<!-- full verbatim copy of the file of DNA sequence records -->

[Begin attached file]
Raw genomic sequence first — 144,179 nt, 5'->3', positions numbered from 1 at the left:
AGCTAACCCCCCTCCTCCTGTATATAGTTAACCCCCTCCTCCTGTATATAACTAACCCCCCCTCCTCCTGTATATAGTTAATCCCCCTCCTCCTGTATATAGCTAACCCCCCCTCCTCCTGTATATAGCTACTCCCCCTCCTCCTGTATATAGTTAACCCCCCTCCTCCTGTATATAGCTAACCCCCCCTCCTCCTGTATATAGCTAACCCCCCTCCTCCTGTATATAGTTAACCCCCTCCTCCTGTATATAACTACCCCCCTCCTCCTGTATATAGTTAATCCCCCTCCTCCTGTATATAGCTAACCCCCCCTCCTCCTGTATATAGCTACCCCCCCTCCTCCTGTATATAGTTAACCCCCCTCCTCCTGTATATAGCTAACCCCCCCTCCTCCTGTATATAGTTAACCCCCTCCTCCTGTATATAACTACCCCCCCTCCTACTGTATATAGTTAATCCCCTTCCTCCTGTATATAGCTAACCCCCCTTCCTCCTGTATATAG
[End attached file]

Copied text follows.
Raw genomic sequence first — 144,179 nt, 5'->3', positions numbered from 1 at the left:
AGCTAACCCCCCTCCTCCTGTATATAGTTAACCCCCTCCTCCTGTATATAACTAACCCCCCCTCCTCCTGTATATAGTTAATCCCCCTCCTCCTGTATATAGCTAACCCCCCCTCCTCCTGTATATAGCTACTCCCCCTCCTCCTGTATATAGTTAACCCCCCTCCTCCTGTATATAGCTAACCCCCCCTCCTCCTGTATATAGCTAACCCCCCTCCTCCTGTATATAGTTAACCCCCTCCTCCTGTATATAACTACCCCCCTCCTCCTGTATATAGTTAATCCCCCTCCTCCTGTATATAGCTAACCCCCCCTCCTCCTGTATATAGCTACCCCCCCTCCTCCTGTATATAGTTAACCCCCCTCCTCCTGTATATAGCTAACCCCCCCTCCTCCTGTATATAGTTAACCCCCTCCTCCTGTATATAACTACCCCCCCTCCTACTGTATATAGTTAATCCCCTTCCTCCTGTATATAGCTAACCCCCCTTCCTCCTGTATATAG